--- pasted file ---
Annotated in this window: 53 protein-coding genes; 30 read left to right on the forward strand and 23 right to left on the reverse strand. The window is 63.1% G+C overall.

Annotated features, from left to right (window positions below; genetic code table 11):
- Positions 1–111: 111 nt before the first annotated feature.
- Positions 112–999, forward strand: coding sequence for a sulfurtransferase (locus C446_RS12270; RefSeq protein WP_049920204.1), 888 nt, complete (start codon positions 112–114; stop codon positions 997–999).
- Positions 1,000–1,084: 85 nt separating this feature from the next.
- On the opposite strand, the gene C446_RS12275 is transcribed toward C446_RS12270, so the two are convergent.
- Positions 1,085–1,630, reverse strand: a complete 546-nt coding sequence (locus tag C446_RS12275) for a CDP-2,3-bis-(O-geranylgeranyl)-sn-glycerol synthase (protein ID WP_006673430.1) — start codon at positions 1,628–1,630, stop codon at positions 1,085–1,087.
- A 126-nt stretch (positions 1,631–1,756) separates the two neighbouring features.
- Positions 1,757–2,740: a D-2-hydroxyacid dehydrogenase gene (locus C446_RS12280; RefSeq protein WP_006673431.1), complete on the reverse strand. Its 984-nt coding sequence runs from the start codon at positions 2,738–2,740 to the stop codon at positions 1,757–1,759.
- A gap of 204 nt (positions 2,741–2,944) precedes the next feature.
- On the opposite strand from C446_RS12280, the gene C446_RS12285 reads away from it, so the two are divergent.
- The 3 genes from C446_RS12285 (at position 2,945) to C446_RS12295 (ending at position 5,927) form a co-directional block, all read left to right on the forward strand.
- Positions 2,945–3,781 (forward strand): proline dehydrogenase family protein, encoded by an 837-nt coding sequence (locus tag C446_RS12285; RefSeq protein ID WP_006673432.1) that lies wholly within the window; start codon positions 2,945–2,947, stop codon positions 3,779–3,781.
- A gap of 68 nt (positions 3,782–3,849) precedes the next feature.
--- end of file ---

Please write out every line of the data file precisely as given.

Annotated in this window: 53 protein-coding genes; 30 read left to right on the forward strand and 23 right to left on the reverse strand. The window is 63.1% G+C overall.

Annotated features, from left to right (window positions below; genetic code table 11):
- Positions 1–111: 111 nt before the first annotated feature.
- Positions 112–999, forward strand: coding sequence for a sulfurtransferase (locus C446_RS12270; RefSeq protein WP_049920204.1), 888 nt, complete (start codon positions 112–114; stop codon positions 997–999).
- Positions 1,000–1,084: 85 nt separating this feature from the next.
- On the opposite strand, the gene C446_RS12275 is transcribed toward C446_RS12270, so the two are convergent.
- Positions 1,085–1,630, reverse strand: a complete 546-nt coding sequence (locus tag C446_RS12275) for a CDP-2,3-bis-(O-geranylgeranyl)-sn-glycerol synthase (protein ID WP_006673430.1) — start codon at positions 1,628–1,630, stop codon at positions 1,085–1,087.
- A 126-nt stretch (positions 1,631–1,756) separates the two neighbouring features.
- Positions 1,757–2,740: a D-2-hydroxyacid dehydrogenase gene (locus C446_RS12280; RefSeq protein WP_006673431.1), complete on the reverse strand. Its 984-nt coding sequence runs from the start codon at positions 2,738–2,740 to the stop codon at positions 1,757–1,759.
- A gap of 204 nt (positions 2,741–2,944) precedes the next feature.
- On the opposite strand from C446_RS12280, the gene C446_RS12285 reads away from it, so the two are divergent.
- The 3 genes from C446_RS12285 (at position 2,945) to C446_RS12295 (ending at position 5,927) form a co-directional block, all read left to right on the forward strand.
- Positions 2,945–3,781 (forward strand): proline dehydrogenase family protein, encoded by an 837-nt coding sequence (locus tag C446_RS12285; RefSeq protein ID WP_006673432.1) that lies wholly within the window; start codon positions 2,945–2,947, stop codon positions 3,779–3,781.
- A gap of 68 nt (positions 3,782–3,849) precedes the next feature.